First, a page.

**Monday** : Springs and Review

**Before Class**

- I posted your feedback statements on the main class webpage. Please take a look at what’s going on for you and your colleagues.
- Big Exam! #2. Folks did well. HOWEVER, I laid the dynamics protocol out for you very nicely with subquestions a-f. I did this because my experience is that students are not able to do this on their own in the beginning. Please understand that on the midterm, you will (very likely) solve a dynamics problem and there will be no subquestions. For instance, imagine seeing this elevator problem where all it asks for is the tension, but you are expected to do a,b,c,d,e,h,i in order to make clear you understand and can communicate the process! For instance, in the graphic problem on the back of Big Exam! #2, very few people even identified a lens… would I assign an “F” on the final for such an omission? Please don’t put me in a position to have to choose… But you will lose credit if you leave out the first step.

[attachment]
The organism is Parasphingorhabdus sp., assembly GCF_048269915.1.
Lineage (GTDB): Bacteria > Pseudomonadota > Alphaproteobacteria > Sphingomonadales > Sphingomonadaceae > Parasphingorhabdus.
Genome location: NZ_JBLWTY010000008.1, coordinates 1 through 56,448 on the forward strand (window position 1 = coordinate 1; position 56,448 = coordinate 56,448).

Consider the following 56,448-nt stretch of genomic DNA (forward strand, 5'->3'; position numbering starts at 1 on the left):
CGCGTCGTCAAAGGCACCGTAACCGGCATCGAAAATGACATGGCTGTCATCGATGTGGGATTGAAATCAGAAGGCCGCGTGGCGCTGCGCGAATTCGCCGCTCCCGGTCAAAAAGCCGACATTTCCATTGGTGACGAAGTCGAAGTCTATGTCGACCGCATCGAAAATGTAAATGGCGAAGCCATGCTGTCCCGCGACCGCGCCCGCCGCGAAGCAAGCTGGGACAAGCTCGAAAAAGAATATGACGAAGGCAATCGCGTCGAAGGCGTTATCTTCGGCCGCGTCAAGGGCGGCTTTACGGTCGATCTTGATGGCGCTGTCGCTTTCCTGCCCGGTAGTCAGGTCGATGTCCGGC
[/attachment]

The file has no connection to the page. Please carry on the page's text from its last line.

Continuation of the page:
- During BE#2, I asked everyone to make sure that any hat visors were not covering their eyes. This felt very awkward for me, as I step into a roll I feel does not foster a good learning environment, nor a good relationship between us. I’ve written a statement about my perspective, feeling, and behavior with respect to academic (dis)honesty and university policy. Please see the link to this document on the main class website.
- PS#4 due next Monday (before MT#1) is posted on main class website. Please have a look at it.
- Project #1 is due tomorrow. I updated some of the requirements to make it clearer what I want in the projects. Please see the link on the main class website.
- See video about:
*Springs!* - Potential Energy Graphs video
- Some physical work I did at home
- See Student Project Video: Measuring Speed of Bullet
- Read 2.6 Springs
- Read 2.7 Energy Graphs